· Deadline: March 20, 2014 (Registration-required); March 27, 2014 for Letter of Intent (required)
· Amount: up to $1,350,000 over 3 yrs
The Human Frontier Science Program, which supports international collaborations in basic life science research, is inviting grant applications in support of innovative approaches to understanding complex mechanisms of living organisms.
HFSP offers two areas of funding — Program grants and Young Investigator grants. Program grants are designed for independent scientists at all stages of their careers, while Young Investigator grants are for members of research teams who are within five years of establishing an independent laboratory and within ten years of obtaining their Ph.D.s. Both provide three years of support for two- to four- member teams, with no more than one member from any one country (unless that is critical for the innovative nature of the project). Applicants are expected to develop novel lines of research distinct from their ongoing research.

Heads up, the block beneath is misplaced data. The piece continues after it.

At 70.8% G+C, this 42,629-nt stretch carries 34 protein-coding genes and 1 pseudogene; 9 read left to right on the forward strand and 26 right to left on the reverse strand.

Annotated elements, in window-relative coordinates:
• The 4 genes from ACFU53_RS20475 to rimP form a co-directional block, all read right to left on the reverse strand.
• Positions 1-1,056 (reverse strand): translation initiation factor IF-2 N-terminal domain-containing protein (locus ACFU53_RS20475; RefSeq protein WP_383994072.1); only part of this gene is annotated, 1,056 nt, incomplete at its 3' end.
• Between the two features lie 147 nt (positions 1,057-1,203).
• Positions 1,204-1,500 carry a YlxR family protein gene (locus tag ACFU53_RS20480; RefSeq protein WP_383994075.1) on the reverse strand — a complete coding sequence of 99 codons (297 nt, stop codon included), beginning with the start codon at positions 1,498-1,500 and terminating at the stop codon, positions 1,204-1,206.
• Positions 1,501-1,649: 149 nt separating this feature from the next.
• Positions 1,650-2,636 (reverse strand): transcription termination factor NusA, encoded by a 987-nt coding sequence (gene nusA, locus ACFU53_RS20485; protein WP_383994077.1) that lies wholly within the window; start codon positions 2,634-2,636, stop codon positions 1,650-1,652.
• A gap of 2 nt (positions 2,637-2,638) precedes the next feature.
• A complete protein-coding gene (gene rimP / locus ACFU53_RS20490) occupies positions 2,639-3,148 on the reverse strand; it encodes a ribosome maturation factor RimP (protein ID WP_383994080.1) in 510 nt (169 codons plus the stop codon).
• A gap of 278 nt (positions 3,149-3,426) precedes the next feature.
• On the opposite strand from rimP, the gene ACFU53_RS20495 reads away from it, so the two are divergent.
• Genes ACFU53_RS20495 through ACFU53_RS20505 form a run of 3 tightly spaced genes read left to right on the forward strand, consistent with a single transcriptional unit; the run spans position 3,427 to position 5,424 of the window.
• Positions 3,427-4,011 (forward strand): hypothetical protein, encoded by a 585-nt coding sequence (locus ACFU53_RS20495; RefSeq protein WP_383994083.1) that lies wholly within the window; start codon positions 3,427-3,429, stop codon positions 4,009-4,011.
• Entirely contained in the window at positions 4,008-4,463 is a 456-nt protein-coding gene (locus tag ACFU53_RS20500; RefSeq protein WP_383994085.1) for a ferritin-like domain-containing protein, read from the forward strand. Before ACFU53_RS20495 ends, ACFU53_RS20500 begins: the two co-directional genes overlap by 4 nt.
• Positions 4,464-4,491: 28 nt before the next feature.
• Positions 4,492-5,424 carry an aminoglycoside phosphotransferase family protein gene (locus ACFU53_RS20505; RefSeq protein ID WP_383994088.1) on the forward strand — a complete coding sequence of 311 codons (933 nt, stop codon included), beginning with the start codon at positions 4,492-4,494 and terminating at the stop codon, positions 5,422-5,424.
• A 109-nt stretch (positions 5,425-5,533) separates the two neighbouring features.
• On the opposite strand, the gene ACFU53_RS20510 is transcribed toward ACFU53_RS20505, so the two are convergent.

Awards are dependent on team size; successful teams will receive up to $450,000 per year. The principal applicant must be located in one of the HFSP member countries, but co-investigators may be located in any country.
Once applicants are registered and receive a reference number, they must submit Letters of Intent by March 27, 2014. Applicants will be notified in July 2014 whether they are invited to submit a full application, which will be due in September 2014.
· Deadline: March 30, 2014
· Amount: $15,000
The International Foundation for Ethical Research supports the development, validation, and implementation of innovative scientific methodologies that advance science and replace the use of animals in research, testing, and education. To that end, the foundation is accepting applications for the IFER Graduate Fellowship Program from graduate students whose program of study shows the greatest potential to replace the use of animals in science.
Grants of up $15,000 will be awarded for the development of alternatives to the use of animals in research, testing, and education to students enrolled in master’s and doctoral programs in the sciences, and human or veterinary medicine. The fellowships are renewable annually for up to three years. Continued funding is dependent on student progress and availability of funds.
Fellowships also will be considered for graduate students in other fields (e.g., education, psychology, humanities, journalism, and the law) for projects that show promise to increase public awareness of or promote changes in the legal system or public policy regarding the use of animals in research, testing, and education.
· Deadline: April 15, 2014, 3:00 P.M. E.T.
· Amount: up to $200,000